Once you start get­ting cre­ative about it, there is no end to the deals the Gov­ern­ment could of­fer. Gar­den cen­tres and night­clubs might need help. And, of course, beauty sa­lons (“tan out”), soft play cen­tres (“bounce out”) and theme parks (“ride out”). It would be worth sub­si­dis­ing gyms just be­cause “work out to help out” is such a good slo­gan. The list is end­less.

True, we can un­der­stand what the Gov­ern­ment is try­ing to do. In many ways, lock­down was too suc­cess­ful, if not at con­trol­ling Covid-19 then at clos­ing down the econ­omy.

With a 20pc col­lapse in out­put, it is prov­ing tough to get ev­ery­thing back to nor­mal. Of­fices re­main closed. The shop­ping malls are half-empty. And, of course, many venues re­main shut­tered. The trou­ble is, it is only go­ing to make the long-term prob­lems worse. Here’s why.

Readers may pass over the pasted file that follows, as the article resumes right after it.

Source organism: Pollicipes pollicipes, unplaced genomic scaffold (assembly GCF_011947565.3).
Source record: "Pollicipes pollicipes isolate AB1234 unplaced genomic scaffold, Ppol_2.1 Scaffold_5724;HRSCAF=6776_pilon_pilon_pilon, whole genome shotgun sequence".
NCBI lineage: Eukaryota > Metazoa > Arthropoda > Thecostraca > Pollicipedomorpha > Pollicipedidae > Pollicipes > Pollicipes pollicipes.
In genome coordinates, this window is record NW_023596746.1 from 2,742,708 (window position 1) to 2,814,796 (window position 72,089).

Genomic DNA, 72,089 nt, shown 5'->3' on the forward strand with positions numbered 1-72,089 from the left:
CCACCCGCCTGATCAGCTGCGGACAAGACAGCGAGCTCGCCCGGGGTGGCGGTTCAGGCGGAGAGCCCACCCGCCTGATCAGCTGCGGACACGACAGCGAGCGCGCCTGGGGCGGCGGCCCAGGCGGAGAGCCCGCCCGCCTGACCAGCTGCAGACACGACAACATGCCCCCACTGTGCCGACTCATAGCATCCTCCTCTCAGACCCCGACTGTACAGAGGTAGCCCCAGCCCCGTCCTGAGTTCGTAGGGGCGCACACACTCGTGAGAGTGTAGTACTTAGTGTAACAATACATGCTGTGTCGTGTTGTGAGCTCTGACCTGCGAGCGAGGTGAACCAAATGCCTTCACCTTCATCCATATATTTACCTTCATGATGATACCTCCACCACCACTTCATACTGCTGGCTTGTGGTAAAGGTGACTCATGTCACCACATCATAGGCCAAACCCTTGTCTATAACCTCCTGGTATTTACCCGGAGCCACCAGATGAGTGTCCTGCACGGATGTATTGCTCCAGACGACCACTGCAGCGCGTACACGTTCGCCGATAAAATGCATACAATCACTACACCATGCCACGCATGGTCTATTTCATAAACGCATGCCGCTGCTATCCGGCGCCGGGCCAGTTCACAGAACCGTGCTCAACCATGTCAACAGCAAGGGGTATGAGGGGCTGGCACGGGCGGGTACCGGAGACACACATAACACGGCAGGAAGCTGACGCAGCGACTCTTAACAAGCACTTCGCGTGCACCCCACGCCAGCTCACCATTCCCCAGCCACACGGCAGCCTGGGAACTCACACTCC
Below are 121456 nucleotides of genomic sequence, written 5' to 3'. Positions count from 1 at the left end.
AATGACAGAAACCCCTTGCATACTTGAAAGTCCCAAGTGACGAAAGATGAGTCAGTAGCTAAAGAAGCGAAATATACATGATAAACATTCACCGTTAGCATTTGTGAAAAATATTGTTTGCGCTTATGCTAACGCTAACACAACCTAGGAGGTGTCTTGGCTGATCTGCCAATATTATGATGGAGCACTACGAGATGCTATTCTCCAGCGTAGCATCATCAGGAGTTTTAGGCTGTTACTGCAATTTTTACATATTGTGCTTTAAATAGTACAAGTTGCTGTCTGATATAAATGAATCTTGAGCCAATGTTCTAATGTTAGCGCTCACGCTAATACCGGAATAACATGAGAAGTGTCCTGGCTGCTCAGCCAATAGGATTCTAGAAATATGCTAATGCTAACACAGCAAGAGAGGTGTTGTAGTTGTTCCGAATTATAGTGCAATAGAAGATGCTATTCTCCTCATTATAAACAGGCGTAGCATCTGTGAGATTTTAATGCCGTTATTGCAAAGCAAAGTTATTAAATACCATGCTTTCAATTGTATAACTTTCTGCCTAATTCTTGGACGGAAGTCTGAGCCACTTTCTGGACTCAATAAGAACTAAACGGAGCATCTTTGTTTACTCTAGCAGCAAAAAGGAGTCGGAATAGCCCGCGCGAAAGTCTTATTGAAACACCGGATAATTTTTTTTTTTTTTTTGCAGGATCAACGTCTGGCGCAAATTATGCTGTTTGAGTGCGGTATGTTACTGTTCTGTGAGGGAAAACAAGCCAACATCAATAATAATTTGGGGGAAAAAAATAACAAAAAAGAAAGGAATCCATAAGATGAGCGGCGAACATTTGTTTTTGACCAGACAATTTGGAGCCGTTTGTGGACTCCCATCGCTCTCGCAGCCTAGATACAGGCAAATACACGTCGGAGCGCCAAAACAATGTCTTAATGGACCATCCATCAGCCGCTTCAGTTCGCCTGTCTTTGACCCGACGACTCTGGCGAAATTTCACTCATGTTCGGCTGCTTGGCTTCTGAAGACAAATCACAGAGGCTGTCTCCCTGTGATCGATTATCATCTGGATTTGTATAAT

First, the schemes end up cost­ing far more than planned. By def­i­ni­tion, they have to be open-ended. The eat-out scheme was fore­cast to cost £500m, but by last week had al­ready racked up £522m, and restau­rants still have un­til the end of the month to claim. It is a fair bet the fi­nal bill will be closer to £1bn.

Blank cheques writ­ten by the Gov­ern­ment have never been a great idea. Not very surprising­ly, peo­ple like cheap and dis­counted stuff. There is a short-term boost, but over time the money to pay for it all still has to come from some­where.

Next, it’s all car­rot, when we need some stick as well. Sure, it is fine to try to en­cour­age peo­ple to go back to the restau­rants and shops, and to the theatres as well once they are open. But do we re­ally need to sub­sidise them to go back to the of­fice if they are prov­ing re­luc­tant to do so? Maybe we

Fort­num & Ma­son’s branch at the Royal Ex­change. All types of restau­rants have been im­pacted by coro­n­avirus should tweak em­ploy­ment law so that work­ing from home doesn’t come with quite the same range of rights? That would prob­a­bly be a lot more ef­fec­tive, and a lot cheaper as well.